When your job ends, the pension choices begin

The pros and cons of staying, switching or cashing in

Deanne Gage 27 December, 2012 | 7:00PM
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When you've been downsized from your job or are just changing employers, many decisions abound. If you participated in your company's pension plan, for example, you'll be given an array of choices. Should you keep the pension with your company, move it to your new employer or collapse it and create your own locked-in account? Here's a summary of the pros and cons of each option.

Remain in the company pension

How it works: The amount you and your employer have contributed to the pension stays in the existing pension plan. The pension continues to grow in value. When you turn 65 (or whatever age your employer specifies), you will receive a specific amount of money each month until you die. The amount, calculated by actuaries, is usually spelled out to you in a letter from the company's pension administrators.

Pros: You know what you're getting. If you've participated in the pension plan, you can count on receiving a specific amount of monthly income in retirement, explains Frank DiPietro, director of tax and estate planning for Mackenzie Investments. That's extremely valuable, especially if the pension in question is a public-sector defined-benefit plan, which unlike most private-sector plans is fully indexed to inflation. "Maximizing the cash flow you receive in retirement can be a more attractive option," he says. At a time when more of us are living longer, receiving a guaranteed amount of monthly income for your and your spouse's life may alleviate fears of outliving your money.

Cons: If you participated in the pension only for a few years, the monthly amounts would be minimal at best. Another thing to consider is the viability of the company. Twenty years ago, few people predicted that companies with the stature of General Motors or Nortel Networks would have difficulty honouring their pension obligations, notes DiPietro. "More and more pension plans these days are underfunded and benefits are being slashed to pensioners," he says. "We've seen a lot of pensioners getting less than they expected so you want to be comfortable knowing that if you decide to stay in the pension plan, the company sponsoring the plan is committed to it and doesn't foresee making any changes."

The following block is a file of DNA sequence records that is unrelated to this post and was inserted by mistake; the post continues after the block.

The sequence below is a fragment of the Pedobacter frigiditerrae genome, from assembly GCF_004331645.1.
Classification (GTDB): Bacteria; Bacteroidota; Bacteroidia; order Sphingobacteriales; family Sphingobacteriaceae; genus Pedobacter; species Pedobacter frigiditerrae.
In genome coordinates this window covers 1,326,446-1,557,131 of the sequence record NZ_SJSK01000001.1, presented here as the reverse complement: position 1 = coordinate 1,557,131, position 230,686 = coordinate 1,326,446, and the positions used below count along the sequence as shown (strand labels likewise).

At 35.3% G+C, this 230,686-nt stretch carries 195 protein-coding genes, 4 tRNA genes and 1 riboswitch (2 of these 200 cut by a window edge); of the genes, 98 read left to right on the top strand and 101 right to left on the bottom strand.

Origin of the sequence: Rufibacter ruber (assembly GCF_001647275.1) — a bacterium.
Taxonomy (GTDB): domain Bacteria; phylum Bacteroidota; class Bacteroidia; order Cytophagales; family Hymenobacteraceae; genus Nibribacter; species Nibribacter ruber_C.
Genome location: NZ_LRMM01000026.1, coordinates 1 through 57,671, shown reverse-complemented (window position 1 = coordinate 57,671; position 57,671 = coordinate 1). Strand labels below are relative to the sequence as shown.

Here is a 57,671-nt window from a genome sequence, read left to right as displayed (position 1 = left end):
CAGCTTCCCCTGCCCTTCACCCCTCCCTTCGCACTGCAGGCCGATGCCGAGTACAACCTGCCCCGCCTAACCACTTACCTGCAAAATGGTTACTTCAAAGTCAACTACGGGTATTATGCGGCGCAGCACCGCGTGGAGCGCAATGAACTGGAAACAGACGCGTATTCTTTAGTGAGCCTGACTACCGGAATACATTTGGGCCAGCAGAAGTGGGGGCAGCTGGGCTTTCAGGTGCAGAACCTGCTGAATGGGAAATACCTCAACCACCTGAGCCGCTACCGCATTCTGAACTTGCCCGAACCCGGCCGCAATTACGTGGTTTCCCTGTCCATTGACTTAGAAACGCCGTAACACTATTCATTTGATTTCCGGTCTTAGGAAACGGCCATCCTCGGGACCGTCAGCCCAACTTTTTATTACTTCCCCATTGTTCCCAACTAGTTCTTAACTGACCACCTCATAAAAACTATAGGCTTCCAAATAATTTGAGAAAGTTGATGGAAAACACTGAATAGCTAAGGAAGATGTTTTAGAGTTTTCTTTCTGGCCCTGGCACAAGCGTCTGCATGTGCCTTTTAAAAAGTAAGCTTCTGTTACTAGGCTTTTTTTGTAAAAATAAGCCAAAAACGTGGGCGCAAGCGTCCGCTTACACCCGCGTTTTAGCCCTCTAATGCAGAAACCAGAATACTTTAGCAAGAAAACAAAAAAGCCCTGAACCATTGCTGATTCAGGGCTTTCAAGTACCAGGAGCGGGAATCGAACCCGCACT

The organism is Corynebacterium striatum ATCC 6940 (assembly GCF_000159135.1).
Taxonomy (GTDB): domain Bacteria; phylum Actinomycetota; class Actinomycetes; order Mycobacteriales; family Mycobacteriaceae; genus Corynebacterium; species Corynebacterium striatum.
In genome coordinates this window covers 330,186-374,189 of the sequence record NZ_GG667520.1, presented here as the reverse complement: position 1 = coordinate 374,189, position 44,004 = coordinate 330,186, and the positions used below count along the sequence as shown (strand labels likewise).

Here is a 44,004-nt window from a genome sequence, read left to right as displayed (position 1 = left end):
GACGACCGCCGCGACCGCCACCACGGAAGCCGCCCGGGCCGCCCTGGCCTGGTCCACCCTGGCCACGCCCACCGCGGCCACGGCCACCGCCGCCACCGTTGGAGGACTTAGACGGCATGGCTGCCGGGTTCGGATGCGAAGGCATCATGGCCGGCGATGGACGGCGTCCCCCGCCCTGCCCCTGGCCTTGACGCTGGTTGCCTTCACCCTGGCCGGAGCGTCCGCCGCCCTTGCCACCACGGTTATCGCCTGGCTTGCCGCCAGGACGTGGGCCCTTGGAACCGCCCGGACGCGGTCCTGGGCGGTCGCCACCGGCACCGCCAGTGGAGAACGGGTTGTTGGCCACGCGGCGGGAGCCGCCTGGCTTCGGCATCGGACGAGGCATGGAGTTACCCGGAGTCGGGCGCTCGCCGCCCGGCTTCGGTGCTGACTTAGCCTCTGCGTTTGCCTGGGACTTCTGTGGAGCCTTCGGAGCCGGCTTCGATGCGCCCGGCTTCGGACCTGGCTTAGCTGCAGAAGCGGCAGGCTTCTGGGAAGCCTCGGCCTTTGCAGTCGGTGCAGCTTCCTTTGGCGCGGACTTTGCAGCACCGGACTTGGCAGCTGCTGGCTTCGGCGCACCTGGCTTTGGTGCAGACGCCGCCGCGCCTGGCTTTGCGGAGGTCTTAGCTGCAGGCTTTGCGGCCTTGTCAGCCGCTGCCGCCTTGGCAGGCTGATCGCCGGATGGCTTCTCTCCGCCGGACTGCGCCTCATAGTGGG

Take the commuted value of the pension

How it works: You take the money out of the pension and transfer it to your own special locked-in retirement account or deferred life annuity. Your financial institution needs to complete and sign forms of intention from Canada Revenue Agency. Once you commute the pension, you can't change your decision. You can start to draw on money at age 55 for early retirement or 65 for regular retirement.

Pros: You'll have more control over the money and any investment decisions. A savvy investor or one who has the right advisor has the potential to earn higher returns than one who stayed with the pension. If you don't deplete the funds in this locked-in account during retirement, you'll have some money to leave to children or other heirs. Compare that to a standard pension, where once you and your spouse die, the pension stops.

Cons: This is an unattractive option if you know little about investing and aren't sure if your advisor can meet or exceed the returns that the pension fund's managers will earn. The risk is that you could outlive your asset. Also, pension legislation dictates the maximum amount an individual can receive from their locked-in retirement accounts. In many cases, the maximum amount of income that you may receive from a locked-in account in retirement on a monthly basis may be less than what you might have received from the pension plan, says DiPietro. If maximizing cash flow is your key objective, commuting the pension may not be the best choice," he adds.

Transfer pension to new employer

How it works: When you start the new position, simply fill out paperwork to transfer money from Pension A to Pension B. You'll also need written confirmation from the new employer that the transfer will in fact be accepted.

Pros: You'll get a continuation of a pension, albeit at a new company.

Cons: Again, you'll need to consider the future of the company -- and therefore its pension. Are you moving to a start-up or an established venture?

Every employee situation is different so before making this decision, DiPietro recommends consulting a professional advisor or pension expert for advice.

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About Author

Deanne Gage

Deanne Gage  Deanne Gage is a Toronto-based writer who has specialized in personal-finance issues since 1999. A recipient of several journalism awards, including one from the Investment Funds Institute of Canada, she is also a former editor of Advisor's Edge and Advisor.ca. She can be reached at deannegage@gmail.com.

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